Star of David

Best of the Web: Israel's shame: Children, the true victims

The rockets slammed in, two in succession, just after 11.30 at night. When Huda Tawfil had shaken herself awake through the confusion and terror, her first thoughts were for her baby. Seeing what she did through the smoke and flames, she burst into tears.

The 20-year-old started digging through the rubble with her hands as other members of the family ran into the room and joined in. She then cradled her little girl on the way to hospital in her husband's car. There was an emergency operation, but the injuries from the shrapnel proved to be too severe.

The name of Hanin Tawfil was added to a growing and particularly grim list from the latest Gaza conflict. Out of 104 civilians killed and 970 wounded, 34 and 274 respectively were children; dozens of others who survived have been orphaned and left traumatised by the violence.

The figures are startling even by the vicious standards of the recent bloodlettings in this region. It is, of course, the case that rockets fired from Gaza by Palestinians, often indiscriminately, had led to casualties among young boys and girls in Israel. But the ministry of defence in Tel Aviv had repeatedly stressed in the course of this mission that its attacks were surgical and all efforts possible had been made to avoid collateral damage.


Treasury to crack down on UK's offshore tax havens

British Chancellor of the Exchequer George Osborne
Channel Islands and Isle of Man will be among those ordered to reveal names behind hidden accounts

Radical plans to force the UK's tax havens to reveal the names behind hidden companies, account holders and trusts have been drawn up by the Treasury.

The news has delighted tax justice campaigners, who predict that the move, which is expected to be unveiled in the chancellor's autumn statement and come into force in 2014, will have major consequences for those trying to hide their money offshore.

Comment: Plenty of time for them to move the money elsewhere then.

Elite Pathocrats Hide £13 Trillion Hoard from Taxman

A leaked document reveals that the UK plans to impose its own version of the US Foreign Account Tax Compliance Act (Fatca) on the crown dependencies of Jersey, Guernsey and the Isle of Man, as well as its overseas territories, such as the Cayman Islands.

Bizarro Earth

New corruption scandal rocks Brazilian government

Brazilian President Dilma Rousseff, moving quickly to nip a new scandal in the bud, ordered the dismissal on Saturday of government officials allegedly involved in a bribery ring, including the country's deputy attorney general.

Dilma Rousseff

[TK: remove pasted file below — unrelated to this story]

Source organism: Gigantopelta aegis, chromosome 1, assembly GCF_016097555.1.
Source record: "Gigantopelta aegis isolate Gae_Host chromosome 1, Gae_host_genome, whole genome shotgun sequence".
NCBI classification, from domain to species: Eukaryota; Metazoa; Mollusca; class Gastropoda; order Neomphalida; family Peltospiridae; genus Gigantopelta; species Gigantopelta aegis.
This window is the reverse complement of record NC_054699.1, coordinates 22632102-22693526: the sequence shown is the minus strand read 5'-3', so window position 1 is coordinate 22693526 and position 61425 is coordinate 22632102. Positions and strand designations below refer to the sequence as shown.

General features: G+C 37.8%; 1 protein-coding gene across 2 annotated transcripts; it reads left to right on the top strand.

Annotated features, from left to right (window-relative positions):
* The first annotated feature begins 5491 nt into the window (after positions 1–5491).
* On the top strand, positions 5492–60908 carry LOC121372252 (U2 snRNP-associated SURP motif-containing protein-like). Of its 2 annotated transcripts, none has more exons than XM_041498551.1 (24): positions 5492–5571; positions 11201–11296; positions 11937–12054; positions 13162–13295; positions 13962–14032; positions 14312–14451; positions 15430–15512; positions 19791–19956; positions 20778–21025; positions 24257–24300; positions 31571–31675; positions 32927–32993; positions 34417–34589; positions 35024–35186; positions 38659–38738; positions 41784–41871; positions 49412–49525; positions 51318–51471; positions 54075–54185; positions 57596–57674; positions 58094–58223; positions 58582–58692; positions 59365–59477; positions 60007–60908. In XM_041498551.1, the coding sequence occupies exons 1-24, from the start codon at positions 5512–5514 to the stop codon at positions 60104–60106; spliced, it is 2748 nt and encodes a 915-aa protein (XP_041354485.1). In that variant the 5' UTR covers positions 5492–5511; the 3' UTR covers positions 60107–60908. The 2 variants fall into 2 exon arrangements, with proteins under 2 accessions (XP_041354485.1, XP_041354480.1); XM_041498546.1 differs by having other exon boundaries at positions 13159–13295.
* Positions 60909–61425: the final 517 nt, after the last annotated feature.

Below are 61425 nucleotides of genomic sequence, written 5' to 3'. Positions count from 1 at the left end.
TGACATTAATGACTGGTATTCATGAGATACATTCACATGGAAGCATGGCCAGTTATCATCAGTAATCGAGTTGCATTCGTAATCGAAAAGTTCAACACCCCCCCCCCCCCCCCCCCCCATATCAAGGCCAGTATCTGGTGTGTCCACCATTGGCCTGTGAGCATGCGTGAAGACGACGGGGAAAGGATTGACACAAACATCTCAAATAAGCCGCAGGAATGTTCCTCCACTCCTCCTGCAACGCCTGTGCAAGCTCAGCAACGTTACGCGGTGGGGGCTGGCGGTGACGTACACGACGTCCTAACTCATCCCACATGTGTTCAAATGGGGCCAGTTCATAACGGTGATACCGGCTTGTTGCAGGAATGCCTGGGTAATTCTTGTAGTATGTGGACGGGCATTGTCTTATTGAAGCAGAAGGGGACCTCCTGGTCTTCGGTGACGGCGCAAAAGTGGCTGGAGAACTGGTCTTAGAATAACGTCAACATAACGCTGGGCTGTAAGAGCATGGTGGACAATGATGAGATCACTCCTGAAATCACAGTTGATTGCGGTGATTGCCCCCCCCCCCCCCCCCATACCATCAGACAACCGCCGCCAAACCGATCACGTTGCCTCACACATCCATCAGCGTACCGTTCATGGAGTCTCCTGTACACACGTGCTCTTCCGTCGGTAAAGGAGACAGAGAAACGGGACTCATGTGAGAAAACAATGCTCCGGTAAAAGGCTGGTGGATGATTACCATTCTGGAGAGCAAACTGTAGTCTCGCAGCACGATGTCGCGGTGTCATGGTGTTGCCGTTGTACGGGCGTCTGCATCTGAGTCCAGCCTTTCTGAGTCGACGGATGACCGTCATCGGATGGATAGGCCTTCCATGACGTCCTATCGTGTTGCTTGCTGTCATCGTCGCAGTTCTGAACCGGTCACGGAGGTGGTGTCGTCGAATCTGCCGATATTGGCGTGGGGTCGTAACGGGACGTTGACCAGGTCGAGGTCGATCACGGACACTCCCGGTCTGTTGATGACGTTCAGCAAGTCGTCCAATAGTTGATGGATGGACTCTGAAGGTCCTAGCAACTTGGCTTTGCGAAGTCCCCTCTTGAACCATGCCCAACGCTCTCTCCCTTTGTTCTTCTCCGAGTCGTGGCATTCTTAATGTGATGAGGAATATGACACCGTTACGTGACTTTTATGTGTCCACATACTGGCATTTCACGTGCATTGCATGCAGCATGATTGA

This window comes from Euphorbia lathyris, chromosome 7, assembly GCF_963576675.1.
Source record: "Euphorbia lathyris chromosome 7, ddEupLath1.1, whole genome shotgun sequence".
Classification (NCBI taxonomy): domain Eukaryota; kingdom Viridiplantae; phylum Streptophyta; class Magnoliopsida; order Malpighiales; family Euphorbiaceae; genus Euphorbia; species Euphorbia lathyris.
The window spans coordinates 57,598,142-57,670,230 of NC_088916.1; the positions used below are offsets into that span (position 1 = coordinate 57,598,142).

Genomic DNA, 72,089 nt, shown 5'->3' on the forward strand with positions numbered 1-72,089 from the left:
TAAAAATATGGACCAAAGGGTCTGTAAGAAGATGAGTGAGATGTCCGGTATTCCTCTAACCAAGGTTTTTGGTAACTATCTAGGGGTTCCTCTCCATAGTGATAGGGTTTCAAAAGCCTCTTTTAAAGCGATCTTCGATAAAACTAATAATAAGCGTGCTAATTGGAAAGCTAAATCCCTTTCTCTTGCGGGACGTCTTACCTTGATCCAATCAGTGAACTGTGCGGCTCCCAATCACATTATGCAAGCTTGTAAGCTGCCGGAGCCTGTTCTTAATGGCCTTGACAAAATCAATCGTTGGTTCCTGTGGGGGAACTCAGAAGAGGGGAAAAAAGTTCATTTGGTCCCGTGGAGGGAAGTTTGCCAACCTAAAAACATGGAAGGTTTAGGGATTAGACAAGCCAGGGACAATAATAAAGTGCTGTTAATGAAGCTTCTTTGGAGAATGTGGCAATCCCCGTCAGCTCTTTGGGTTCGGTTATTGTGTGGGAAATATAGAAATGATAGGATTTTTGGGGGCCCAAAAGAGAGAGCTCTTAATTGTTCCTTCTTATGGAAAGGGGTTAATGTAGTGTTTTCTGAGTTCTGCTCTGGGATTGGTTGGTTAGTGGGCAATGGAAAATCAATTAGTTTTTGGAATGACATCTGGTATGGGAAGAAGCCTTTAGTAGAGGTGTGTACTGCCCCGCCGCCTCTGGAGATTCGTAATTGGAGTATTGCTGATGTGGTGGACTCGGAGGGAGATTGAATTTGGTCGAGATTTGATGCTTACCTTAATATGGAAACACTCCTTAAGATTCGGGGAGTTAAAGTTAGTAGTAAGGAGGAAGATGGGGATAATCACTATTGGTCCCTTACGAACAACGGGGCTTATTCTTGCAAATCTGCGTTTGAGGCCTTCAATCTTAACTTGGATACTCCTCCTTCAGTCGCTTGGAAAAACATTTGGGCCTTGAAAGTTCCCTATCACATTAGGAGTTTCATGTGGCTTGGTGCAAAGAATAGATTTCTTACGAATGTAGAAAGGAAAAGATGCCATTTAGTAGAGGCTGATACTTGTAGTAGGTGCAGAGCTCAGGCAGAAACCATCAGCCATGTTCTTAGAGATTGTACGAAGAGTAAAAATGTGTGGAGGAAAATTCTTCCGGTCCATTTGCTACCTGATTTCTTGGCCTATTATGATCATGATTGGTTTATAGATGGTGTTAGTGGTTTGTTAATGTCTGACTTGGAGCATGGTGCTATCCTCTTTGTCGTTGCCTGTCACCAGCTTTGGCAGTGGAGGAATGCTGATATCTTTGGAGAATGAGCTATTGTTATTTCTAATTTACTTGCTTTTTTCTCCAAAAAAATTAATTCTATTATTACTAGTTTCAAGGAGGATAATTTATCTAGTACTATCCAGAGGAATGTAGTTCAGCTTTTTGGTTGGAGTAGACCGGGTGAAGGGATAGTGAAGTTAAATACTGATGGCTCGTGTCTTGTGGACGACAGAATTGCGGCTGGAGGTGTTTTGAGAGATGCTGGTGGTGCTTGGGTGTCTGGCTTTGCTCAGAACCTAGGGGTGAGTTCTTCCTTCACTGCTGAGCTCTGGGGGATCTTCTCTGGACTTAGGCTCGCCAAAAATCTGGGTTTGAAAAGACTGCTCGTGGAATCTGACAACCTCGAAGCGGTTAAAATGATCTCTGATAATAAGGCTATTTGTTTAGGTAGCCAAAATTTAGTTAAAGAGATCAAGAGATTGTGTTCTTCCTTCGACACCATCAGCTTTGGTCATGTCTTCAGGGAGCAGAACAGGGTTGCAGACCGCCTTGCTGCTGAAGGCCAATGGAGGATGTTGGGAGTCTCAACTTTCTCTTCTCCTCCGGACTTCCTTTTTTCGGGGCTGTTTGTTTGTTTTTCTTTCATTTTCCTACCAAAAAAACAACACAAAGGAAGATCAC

© Reuters/Ueslei MarcelinoBrazil's President Dilma Rousseff participates in the ceremony of investiture for the new President and Vice-President of the Supreme Court, ministers Joaquim Barbosa and Ricardo Lewandowski, in Brasilia November 22, 2012.
Federal police raided government offices in Brasilia and Sao Paulo on Friday and arrested six people for running an influence peddling ring that sold government approvals to businessmen in return for bribes.

Among those under investigation are the former personal secretary of ex-president Luiz Inacio Lula da Silva, Rosemary de Noronha, who has headed the regional office of the presidency in Sao Paulo since 2005.

The bribery scandal erupted on the heels of Brazil's biggest political corruption trial that sentenced some of Lula's closest aides to prison terms for buying support in Congress for his minority Workers' Party government after taking office in 2003.

Rousseff, Lula's chosen successor, was not affected by the vote-buying scandal and she has built on his popularity by gaining a reputation for not tolerating corruption. But the ruling Workers' Party was rocked by the scandal which tarnished Lula's legacy even though he was not implicated.

The new corruption case could further hurt the standing of Lula, who remains Brazil's most influential politician.


Arafat's body to be exhumed on Tuesday in murder inquiry

The body of the Palestinian leader Yasser Arafat will be exhumed on Tuesday, eight years after his death, in an investigation to establish if he was murdered, a Palestinian official said on Saturday.
Tawfiq al-Tirawi
© Reuters / Mohamad TorokmanTawfiq al-Tirawi, the head of the Palestinian inquiry team into the death of the late Palestinian leader Yasser Arafat, speaks to reporters during a news conference in the West Bank city of Ramallah.
Ramallah - A French court opened a murder inquiry in August into Arafat's death in Paris after a Swiss institute said it had discovered high levels of radioactive polonium on his clothing, which was supplied by his widow, Suha.

Tawfiq al-Tirawi, in charge of the Palestinian committee overseeing the investigation, told reporters in Ramallah on Saturday "it is a painful necessity" to exhume the body of Arafat, who came to symbolize the Palestinian quest for statehood throughout decades of war and peace with Israel.

Tirawi said the Palestinians had "evidence which suggests Arafat was assassinated by Israelis". Israel denies any involvement.

The exhumation and renewed allegations of Israeli involvement could stir further tension between the Palestinians and Israel, which are observing a truce after a week of fierce fighting in Gaza.

Any positive results for polonium could rekindle Palestinian hostility toward Israel and suspicions that a local collaborator may have poisoned him under directions from the Jewish state.